September 28, 2012 Tabloids and the Law
Everyday hundreds of tabloid publications are distributed around the world. Everyday we are exposed to scandalous stories about celebrities’ escapades. We’ve seen celebrities at their best, their worst, and their naughtiest. According to an article in The New York Times, “How the Supermarket Tabloids Stay Out of Court” (1991),
“Every few months a Hollywood celebrity walks into Vincent Chieffo’s law office in Los Angeles, angrily waving a copy of one of the supermarket tabloids, those weekly newspapers that offer readers a feast of gossip, scandal and believe-it-or-not phenomena.
Asserting that an article is not true, the celebrity asks about suing the newspaper. Mr. Chieffo, a veteran entertainment lawyer, usually responds with what he calls “the facts of life” in the never-ending battle between these publications and the famous people whose lives provide the fodder for each week’s blaring headlines.”
Tabloids face few lawsuits against celebrities, mainly because the libel standard for public figures is high. Celebrities and Politicians put themselves out in the open to be scrutinized by the public eye; they have to prove “actual malice” in order for any libel case to move forward.
So, what makes the royal case of The Duke and Duchess of Cambridge any different? “Closer” is published by the Mondadori Group, who released a statement about the photos:
“The editors of both titles decided to publish the photos because their content is a clear expression of the news, they depict a true event, and they do not undermine the people photographed.”
A spokesperson for the Royal couple countered, “There can be no motivation for this action other than greed.” It’s a serious invasion of privacy. Middleton clearly had no idea she was under the lens of the paparazzi; the couple expected complete privacy at this secluded estate.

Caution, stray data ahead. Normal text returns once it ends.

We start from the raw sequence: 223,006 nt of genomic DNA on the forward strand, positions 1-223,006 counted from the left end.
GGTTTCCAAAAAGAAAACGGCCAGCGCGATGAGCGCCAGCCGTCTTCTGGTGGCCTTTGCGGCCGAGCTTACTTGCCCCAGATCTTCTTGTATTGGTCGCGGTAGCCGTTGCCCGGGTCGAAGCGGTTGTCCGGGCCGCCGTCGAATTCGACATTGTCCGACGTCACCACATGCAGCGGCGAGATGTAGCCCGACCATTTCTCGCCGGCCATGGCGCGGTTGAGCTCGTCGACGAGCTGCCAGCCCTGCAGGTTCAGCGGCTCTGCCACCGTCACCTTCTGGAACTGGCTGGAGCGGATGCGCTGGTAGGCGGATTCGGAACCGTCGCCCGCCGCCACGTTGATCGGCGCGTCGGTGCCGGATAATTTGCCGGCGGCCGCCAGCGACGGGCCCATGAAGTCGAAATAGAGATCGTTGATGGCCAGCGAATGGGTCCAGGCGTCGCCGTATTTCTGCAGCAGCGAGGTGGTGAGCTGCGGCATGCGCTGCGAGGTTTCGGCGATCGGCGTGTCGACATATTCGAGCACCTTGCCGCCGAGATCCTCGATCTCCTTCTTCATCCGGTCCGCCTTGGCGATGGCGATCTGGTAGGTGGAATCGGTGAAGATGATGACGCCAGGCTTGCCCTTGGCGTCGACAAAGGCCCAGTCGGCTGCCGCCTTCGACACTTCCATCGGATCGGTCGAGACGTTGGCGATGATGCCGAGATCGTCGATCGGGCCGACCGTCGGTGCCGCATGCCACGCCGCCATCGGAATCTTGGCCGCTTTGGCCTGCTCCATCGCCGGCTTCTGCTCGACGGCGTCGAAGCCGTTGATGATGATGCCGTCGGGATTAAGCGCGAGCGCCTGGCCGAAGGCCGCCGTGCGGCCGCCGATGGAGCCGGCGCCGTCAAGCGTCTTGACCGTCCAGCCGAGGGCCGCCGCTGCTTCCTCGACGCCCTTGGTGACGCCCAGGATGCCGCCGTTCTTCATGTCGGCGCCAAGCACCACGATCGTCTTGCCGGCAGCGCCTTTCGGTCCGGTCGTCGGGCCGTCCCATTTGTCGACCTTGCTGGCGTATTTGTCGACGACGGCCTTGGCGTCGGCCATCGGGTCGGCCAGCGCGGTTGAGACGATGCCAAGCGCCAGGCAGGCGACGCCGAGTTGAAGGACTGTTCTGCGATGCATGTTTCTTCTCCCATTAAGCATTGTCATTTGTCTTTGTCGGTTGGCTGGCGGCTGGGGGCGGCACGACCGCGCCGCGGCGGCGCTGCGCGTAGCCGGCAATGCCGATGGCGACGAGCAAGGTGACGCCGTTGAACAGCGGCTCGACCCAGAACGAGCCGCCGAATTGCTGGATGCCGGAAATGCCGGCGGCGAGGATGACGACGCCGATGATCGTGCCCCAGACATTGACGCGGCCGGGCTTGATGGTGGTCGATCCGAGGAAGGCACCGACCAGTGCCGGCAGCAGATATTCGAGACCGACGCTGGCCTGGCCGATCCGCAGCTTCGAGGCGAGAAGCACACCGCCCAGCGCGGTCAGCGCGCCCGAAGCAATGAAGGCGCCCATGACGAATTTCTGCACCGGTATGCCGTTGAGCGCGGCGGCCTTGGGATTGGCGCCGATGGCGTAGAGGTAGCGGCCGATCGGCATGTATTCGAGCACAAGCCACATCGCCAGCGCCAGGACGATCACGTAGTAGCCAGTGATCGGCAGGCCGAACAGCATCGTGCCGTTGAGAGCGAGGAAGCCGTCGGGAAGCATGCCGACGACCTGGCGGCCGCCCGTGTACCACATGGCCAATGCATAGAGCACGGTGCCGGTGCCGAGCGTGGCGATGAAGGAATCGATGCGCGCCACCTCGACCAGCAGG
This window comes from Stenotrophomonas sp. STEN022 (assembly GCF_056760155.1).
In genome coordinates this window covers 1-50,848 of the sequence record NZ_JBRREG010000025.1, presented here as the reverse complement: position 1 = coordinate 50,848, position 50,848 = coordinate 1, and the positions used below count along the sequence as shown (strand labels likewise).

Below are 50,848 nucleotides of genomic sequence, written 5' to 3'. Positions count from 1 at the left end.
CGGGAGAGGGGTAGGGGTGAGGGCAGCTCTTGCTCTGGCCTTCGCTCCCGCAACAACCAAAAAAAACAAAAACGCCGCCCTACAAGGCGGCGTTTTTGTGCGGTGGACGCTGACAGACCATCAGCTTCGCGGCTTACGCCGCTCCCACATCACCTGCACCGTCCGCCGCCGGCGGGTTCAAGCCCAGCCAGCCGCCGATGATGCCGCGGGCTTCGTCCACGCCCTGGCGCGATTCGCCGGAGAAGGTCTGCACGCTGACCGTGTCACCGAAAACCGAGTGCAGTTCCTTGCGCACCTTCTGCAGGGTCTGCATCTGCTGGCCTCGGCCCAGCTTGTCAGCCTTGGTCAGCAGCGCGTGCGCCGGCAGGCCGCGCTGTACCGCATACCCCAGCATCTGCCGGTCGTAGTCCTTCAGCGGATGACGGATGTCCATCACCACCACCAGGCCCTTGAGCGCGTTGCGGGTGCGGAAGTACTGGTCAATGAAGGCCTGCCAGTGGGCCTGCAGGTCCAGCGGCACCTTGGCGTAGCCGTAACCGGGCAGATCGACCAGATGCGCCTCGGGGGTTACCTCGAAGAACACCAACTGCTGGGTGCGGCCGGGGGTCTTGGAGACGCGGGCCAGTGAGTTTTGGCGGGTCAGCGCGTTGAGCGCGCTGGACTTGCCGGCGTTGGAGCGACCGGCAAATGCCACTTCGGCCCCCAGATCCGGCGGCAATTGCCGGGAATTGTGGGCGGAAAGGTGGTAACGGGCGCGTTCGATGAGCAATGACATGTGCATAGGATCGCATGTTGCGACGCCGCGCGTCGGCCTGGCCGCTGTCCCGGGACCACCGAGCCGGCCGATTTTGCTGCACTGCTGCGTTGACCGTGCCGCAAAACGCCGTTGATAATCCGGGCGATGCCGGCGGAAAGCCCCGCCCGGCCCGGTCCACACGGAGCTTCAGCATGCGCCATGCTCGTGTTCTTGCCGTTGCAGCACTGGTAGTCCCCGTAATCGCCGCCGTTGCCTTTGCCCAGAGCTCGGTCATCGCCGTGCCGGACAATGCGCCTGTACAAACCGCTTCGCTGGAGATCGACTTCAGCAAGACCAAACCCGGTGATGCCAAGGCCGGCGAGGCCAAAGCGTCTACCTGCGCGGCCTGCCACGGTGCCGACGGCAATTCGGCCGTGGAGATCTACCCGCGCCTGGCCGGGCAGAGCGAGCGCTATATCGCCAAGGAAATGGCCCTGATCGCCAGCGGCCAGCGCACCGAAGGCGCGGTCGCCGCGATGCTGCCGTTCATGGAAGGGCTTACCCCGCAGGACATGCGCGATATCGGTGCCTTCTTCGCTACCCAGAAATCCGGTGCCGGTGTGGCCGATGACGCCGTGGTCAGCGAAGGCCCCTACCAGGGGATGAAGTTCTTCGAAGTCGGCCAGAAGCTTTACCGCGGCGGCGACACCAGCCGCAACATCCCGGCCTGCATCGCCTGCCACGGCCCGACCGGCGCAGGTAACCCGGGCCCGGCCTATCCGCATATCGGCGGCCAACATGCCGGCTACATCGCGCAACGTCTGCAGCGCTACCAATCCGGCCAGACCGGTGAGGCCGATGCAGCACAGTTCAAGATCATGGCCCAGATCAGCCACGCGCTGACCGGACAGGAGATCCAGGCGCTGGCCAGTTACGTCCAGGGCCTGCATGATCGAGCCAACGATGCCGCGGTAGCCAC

In his book “I Watched a Wild Hog Eat My Baby,” former National Enquirer editor Bill Sloan wrote that the publishers realized “there are two overwhelming reasons why no celebrity of any stature would stoop to suing a gutter-level publication like the Informer even in clear-cut cases of libel. For one thing, the publicity surrounding this type of suit could prove a thousand times more damaging than the original fabrication. For another, the publisher probably didn’t have any money to pay damages anyway.” Even if someone could prove that a story was fake, there isn’t really any law against making up fake news stories, as long as real people mentioned in the story haven’t been libeled. While the nude photos of the Duchess are indeed an invasion of privacy, it is true that she was sunbathing topless at the estate. For the French tabloid, the publicity outweighed the penalties.
An article from legalweek.com states two main arguments of tabloids, in which exposing a famous person’s possible not-so-chaste private life is okay:
- The person of interest is a role model, and must be exposed if they are behaving in a perverted manner or simply “not behaving impeccably.”
- It’s [the tabloid’s] job to expose those who mislead the public.
Libel occurs through the written word. Individuals subject to libel can sue for general damages including emotional distress, loss of reputation, humiliation, and more. They can also sue for financial losses affecting their property, profession, or business.
When deciding whether an story is slanderous, some things must be taken into consideration:
- Truth– The law says tabloids can defame someone and get away with it if the charge is true.
- Privilege– Any circumstance that justifies or excuses the actions of the defendant.
- Absence of Malice– For any libel case to move forward, the statement must have been published knowing it to be false or with reckless disregard to its truth.
- Fair Comment– If you put yourself out there for public scrutiny, critics have the right to comment on whether or not they like what they see.
Regardless of whether or not it’s legal, celebrities and politicians can suffer damage to their reputations and their careers through libel, just like anyone else.